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Circus animals petition submitted

Published 29/06/2015

Green Party leader in Northern Ireland Steven Agnew said 'animals do not exist for our entertainment'
Green Party leader in Northern Ireland Steven Agnew said 'animals do not exist for our entertainment'
Circus owner David Duffy said there was no need for any such "extreme" step

Almost 2,000 people have signed a petition calling for a ban on circus animals.

Green Party leader Steven Agnew has spearheaded a move to deny an entertainment licence to operations which use them. He submitted a petition at the Assembly.

One of Ireland's largest circus owners said health checks by vets were rigorous and vowed to contest such an "extreme" change in court.

Mr Agnew said: "The petition I present today calls for a change in the law to effectively ban the use of animals in circuses by denying them an entertainment licence.

"Let me clear: animals do not exist for our entertainment. We know what an animal needs to ensure its welfare."

He said they should enjoy a suitable environment, exhibit normal behaviour patterns and be protected from pain, suffering, injury and disease.

Mr Agnew said Stormont had protected the "five freedoms" of animals through a code of practice and those should be met in all aspects of society.

"Even with the best of intentions, a travelling circus cannot meet the five freedoms of an animal, and, for that reason, I believe that circuses that use animal acts should be prohibited in our society.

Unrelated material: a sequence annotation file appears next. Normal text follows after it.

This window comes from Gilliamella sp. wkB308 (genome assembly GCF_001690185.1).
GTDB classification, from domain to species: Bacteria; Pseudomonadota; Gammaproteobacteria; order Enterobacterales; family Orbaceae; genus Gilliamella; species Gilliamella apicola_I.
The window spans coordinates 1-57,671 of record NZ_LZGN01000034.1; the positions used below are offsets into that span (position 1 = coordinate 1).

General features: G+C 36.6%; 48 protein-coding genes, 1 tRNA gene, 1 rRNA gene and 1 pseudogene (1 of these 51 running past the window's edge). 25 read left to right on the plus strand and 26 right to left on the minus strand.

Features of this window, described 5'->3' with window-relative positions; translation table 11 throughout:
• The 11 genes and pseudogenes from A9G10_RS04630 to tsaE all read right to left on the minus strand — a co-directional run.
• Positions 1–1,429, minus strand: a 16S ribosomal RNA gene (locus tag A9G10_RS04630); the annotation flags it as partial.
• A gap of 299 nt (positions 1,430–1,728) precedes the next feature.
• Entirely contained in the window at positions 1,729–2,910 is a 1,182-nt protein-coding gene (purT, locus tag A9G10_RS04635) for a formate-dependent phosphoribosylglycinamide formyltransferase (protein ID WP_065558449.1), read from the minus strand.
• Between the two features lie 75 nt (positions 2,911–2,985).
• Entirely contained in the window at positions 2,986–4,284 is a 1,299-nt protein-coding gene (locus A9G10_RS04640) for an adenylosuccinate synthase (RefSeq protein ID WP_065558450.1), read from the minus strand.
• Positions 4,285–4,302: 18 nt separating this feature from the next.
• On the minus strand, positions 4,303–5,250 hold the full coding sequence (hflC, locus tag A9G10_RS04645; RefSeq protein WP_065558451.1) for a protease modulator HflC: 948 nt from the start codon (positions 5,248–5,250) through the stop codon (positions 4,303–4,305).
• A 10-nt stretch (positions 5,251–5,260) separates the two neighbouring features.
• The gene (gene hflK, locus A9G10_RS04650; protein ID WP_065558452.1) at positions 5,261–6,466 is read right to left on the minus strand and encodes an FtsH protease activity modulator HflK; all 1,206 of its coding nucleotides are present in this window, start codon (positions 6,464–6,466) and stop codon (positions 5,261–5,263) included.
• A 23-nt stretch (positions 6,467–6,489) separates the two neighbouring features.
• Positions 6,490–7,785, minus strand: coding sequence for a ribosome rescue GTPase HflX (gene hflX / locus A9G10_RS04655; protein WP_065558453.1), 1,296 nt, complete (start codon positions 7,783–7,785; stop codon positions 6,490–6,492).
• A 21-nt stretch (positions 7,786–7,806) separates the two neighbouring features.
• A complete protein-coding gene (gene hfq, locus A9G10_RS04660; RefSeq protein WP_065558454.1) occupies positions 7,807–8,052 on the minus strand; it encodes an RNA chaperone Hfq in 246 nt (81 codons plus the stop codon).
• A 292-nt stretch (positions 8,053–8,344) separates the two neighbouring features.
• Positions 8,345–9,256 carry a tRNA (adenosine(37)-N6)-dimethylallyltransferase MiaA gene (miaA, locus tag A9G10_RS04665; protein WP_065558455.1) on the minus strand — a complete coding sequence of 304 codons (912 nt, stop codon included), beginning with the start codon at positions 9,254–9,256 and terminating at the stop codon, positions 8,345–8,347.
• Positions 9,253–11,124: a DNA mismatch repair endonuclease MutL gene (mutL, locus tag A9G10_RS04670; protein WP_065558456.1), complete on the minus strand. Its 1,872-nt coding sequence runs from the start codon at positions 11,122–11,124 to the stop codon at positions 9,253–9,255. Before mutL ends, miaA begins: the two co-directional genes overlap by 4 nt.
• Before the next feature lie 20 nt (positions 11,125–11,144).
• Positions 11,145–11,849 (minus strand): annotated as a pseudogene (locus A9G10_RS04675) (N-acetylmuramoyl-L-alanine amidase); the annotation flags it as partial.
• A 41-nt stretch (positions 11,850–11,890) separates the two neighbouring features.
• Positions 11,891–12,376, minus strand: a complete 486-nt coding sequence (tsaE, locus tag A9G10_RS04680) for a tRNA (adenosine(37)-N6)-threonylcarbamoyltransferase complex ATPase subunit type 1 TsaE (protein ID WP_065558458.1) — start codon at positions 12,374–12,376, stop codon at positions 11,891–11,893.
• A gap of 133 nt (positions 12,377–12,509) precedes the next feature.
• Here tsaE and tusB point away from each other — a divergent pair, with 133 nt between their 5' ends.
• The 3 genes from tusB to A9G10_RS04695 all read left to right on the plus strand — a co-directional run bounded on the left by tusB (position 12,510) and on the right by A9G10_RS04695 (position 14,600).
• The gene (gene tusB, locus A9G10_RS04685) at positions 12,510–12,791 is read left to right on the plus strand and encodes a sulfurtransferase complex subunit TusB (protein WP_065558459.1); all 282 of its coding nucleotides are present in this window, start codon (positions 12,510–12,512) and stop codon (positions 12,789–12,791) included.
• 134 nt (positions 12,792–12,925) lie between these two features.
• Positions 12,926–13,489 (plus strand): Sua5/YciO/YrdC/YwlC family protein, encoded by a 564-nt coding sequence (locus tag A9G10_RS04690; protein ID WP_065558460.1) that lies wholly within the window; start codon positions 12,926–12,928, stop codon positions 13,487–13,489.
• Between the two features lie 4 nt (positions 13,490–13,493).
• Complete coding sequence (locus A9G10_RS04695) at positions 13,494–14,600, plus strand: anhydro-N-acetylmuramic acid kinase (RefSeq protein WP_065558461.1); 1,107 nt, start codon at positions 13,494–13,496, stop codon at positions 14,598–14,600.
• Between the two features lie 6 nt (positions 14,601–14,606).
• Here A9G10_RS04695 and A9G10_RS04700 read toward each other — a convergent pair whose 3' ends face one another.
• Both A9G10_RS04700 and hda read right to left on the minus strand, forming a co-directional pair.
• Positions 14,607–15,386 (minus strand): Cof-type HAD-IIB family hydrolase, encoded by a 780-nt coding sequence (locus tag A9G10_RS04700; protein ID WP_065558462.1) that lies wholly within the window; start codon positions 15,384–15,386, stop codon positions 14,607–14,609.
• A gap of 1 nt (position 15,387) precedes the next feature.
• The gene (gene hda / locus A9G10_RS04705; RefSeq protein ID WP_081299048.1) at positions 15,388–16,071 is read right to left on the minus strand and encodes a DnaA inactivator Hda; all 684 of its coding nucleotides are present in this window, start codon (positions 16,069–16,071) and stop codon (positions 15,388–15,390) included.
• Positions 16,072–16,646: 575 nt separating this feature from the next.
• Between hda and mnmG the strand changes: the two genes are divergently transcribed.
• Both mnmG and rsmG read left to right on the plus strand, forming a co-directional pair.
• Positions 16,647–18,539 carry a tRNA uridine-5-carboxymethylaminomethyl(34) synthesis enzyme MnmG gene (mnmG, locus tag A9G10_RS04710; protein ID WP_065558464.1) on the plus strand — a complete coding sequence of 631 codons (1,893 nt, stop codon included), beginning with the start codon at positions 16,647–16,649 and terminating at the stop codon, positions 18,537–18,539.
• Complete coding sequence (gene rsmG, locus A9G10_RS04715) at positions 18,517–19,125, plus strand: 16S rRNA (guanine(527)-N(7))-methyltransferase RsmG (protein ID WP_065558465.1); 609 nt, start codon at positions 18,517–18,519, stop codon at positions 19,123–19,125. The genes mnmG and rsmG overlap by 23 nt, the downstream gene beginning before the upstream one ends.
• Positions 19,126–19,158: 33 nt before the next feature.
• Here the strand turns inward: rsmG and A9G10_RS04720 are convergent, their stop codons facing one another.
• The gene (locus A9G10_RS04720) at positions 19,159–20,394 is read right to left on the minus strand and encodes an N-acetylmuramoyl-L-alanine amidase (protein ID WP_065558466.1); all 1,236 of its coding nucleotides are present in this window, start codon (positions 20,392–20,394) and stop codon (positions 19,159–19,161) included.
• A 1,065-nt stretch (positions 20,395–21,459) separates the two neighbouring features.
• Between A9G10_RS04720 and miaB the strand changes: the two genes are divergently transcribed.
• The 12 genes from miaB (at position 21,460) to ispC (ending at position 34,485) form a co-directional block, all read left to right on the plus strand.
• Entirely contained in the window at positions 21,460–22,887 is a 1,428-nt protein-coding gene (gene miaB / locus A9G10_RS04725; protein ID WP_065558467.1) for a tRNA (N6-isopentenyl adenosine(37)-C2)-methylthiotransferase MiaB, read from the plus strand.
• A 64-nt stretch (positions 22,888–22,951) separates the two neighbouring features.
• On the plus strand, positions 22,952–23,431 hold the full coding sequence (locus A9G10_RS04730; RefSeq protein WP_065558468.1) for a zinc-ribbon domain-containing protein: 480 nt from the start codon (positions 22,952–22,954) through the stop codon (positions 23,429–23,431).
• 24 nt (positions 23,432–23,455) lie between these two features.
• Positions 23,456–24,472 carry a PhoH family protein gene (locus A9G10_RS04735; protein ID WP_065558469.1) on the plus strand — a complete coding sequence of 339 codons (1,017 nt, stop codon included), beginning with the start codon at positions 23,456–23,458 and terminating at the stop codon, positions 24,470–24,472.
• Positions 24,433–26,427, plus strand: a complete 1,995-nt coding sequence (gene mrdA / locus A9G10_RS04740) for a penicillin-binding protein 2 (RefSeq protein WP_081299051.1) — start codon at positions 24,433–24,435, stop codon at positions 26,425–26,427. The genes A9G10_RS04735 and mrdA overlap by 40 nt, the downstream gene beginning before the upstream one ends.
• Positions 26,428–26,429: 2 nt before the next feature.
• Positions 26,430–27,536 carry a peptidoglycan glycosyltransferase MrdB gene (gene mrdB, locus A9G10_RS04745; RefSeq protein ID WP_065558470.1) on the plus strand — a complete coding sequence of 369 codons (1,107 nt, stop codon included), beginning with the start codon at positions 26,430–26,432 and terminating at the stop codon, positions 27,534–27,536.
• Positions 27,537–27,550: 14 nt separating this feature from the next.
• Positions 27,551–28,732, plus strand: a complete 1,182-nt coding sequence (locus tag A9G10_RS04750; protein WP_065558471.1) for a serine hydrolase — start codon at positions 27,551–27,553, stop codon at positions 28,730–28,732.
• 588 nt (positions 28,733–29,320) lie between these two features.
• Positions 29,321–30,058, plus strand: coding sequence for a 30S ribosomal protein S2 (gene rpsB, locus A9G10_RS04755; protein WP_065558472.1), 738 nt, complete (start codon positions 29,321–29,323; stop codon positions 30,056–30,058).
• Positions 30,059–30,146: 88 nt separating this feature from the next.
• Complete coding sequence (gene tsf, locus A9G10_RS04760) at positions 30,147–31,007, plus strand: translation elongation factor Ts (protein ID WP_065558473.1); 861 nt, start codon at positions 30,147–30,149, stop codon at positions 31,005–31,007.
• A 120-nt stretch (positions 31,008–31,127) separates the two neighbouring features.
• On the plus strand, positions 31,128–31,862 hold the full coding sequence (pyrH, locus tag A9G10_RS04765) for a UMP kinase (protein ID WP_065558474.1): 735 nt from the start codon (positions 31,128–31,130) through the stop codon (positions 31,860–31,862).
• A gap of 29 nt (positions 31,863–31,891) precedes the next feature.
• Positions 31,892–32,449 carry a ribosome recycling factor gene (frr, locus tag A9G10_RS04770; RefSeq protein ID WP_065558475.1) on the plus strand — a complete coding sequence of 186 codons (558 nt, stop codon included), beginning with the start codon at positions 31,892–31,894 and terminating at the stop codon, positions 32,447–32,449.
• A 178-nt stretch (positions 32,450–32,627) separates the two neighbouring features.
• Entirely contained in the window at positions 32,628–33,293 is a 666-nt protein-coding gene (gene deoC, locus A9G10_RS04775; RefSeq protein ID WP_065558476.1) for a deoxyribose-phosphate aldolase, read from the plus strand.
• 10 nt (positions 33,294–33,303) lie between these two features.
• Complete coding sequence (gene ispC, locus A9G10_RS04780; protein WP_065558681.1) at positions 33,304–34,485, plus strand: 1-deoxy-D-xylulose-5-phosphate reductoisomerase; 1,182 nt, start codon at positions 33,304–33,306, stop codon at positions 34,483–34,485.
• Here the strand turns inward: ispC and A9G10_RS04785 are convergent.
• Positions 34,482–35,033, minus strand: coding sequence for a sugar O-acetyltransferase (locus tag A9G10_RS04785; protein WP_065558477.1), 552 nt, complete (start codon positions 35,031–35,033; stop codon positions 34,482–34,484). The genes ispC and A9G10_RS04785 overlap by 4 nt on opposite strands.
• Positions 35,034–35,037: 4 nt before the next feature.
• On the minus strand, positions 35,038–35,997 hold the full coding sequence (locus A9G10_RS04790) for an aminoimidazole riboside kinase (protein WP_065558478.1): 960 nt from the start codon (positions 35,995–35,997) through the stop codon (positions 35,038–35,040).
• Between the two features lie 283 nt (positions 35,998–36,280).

"Animals should be afforded dignity and respect, and they are denied that in circuses where the five freedoms are not met."

A total of 1,775 people signed the petition.

Environment minister Mark H Durkan has consulted on the licensing regime.

Mr Agnew said a total of "1,775 people have spoken and made it very clear that they no longer wish our society to give legitimacy to circuses that perpetuate cruelty on animals".

One signatory said: "It's time to stop this cruelty. Animals deserve better."

David Duffy, who owns Duffy's Circus, said they were open to inspection at all times.

He said: "We have had numerous welfare checks in Belfast and most recently in Newtownards on Wednesday and they gave us a clean bill of health.

"I don't see that there is any reason for these extreme measures.

"It is something we would contest in court because it would hamper our ability to trade and we are not breaking any law."

The USPCA has said it is opposed to exhibitions or presentations of animals in circuses.

It said they were performing to a time-table acts which do not come naturally to them, as well as being exposed to ridicule and indignity.

Its website added: "Circus animals are kept most of the time, in close confinement, in abnormal social groups... And are continually being transported - all causes of distress."

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